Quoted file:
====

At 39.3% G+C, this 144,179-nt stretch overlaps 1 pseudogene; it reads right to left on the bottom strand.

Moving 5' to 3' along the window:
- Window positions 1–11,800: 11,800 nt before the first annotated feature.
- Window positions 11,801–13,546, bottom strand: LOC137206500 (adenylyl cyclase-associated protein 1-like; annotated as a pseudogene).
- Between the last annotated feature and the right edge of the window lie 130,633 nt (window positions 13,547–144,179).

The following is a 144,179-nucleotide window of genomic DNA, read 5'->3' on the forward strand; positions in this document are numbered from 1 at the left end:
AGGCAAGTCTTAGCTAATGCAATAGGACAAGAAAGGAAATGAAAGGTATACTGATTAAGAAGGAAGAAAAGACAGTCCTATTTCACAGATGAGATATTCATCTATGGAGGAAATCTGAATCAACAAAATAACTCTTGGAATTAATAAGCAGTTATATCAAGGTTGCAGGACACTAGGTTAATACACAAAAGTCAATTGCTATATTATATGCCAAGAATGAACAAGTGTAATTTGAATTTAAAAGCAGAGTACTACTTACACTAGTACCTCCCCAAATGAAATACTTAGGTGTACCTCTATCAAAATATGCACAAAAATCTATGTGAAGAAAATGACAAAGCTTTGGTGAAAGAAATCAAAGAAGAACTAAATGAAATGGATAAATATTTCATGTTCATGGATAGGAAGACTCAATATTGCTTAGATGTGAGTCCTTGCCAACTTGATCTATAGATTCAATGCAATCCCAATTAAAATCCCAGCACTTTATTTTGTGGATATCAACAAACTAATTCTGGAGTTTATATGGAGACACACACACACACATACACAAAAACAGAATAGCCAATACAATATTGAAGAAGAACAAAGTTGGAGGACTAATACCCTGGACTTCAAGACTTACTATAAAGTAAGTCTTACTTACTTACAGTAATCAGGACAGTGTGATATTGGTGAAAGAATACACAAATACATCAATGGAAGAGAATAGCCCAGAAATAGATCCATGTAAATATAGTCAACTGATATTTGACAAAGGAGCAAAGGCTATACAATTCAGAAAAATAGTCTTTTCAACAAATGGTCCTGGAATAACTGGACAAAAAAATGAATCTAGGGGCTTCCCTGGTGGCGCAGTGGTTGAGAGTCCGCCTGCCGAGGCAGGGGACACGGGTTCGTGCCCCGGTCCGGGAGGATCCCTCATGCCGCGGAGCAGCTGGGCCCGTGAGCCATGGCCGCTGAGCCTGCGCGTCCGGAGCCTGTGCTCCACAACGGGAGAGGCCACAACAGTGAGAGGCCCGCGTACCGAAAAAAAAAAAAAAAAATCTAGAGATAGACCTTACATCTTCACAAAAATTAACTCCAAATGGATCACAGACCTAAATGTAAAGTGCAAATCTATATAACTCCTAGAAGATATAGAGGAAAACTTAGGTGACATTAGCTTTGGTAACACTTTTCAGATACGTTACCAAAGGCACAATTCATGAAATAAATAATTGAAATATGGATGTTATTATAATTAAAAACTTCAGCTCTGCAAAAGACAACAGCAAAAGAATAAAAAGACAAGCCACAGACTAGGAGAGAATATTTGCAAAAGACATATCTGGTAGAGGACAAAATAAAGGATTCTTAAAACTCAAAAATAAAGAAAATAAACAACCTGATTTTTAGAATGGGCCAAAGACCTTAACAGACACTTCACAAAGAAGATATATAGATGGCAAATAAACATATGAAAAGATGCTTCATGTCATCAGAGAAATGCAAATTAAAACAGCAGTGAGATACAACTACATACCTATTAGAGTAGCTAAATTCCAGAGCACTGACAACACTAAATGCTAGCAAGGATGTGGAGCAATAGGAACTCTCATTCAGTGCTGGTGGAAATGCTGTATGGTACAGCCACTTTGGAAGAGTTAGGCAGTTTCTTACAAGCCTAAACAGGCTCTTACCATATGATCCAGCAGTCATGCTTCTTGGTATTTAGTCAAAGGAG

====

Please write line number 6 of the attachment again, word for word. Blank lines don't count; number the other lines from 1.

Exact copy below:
The following is a 144,179-nucleotide window of genomic DNA, read 5'->3' on the forward strand; positions in this document are numbered from 1 at the left end: